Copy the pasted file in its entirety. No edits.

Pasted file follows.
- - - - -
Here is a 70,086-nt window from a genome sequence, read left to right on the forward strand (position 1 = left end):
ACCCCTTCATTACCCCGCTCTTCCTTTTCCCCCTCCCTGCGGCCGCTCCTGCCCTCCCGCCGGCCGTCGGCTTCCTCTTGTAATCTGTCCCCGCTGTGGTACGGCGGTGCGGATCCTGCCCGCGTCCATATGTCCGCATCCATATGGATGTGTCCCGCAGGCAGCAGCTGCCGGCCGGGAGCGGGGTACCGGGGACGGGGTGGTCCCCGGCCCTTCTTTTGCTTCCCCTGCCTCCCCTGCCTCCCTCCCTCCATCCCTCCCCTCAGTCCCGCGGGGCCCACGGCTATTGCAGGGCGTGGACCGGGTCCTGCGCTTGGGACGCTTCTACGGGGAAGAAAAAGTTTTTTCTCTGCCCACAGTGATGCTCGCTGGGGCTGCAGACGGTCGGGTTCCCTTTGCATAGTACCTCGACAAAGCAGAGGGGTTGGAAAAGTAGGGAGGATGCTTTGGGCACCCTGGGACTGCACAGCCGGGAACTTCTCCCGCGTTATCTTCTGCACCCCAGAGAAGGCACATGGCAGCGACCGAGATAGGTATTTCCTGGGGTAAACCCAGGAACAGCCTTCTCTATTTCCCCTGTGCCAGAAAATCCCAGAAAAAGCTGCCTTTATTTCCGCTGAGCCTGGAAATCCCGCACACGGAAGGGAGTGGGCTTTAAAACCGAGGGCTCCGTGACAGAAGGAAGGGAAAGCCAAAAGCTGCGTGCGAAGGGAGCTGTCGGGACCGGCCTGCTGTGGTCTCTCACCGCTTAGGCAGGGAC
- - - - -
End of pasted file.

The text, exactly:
Here is a 70,086-nt window from a genome sequence, read left to right on the forward strand (position 1 = left end):
ACCCCTTCATTACCCCGCTCTTCCTTTTCCCCCTCCCTGCGGCCGCTCCTGCCCTCCCGCCGGCCGTCGGCTTCCTCTTGTAATCTGTCCCCGCTGTGGTACGGCGGTGCGGATCCTGCCCGCGTCCATATGTCCGCATCCATATGGATGTGTCCCGCAGGCAGCAGCTGCCGGCCGGGAGCGGGGTACCGGGGACGGGGTGGTCCCCGGCCCTTCTTTTGCTTCCCCTGCCTCCCCTGCCTCCCTCCCTCCATCCCTCCCCTCAGTCCCGCGGGGCCCACGGCTATTGCAGGGCGTGGACCGGGTCCTGCGCTTGGGACGCTTCTACGGGGAAGAAAAAGTTTTTTCTCTGCCCACAGTGATGCTCGCTGGGGCTGCAGACGGTCGGGTTCCCTTTGCATAGTACCTCGACAAAGCAGAGGGGTTGGAAAAGTAGGGAGGATGCTTTGGGCACCCTGGGACTGCACAGCCGGGAACTTCTCCCGCGTTATCTTCTGCACCCCAGAGAAGGCACATGGCAGCGACCGAGATAGGTATTTCCTGGGGTAAACCCAGGAACAGCCTTCTCTATTTCCCCTGTGCCAGAAAATCCCAGAAAAAGCTGCCTTTATTTCCGCTGAGCCTGGAAATCCCGCACACGGAAGGGAGTGGGCTTTAAAACCGAGGGCTCCGTGACAGAAGGAAGGGAAAGCCAAAAGCTGCGTGCGAAGGGAGCTGTCGGGACCGGCCTGCTGTGGTCTCTCACCGCTTAGGCAGGGAC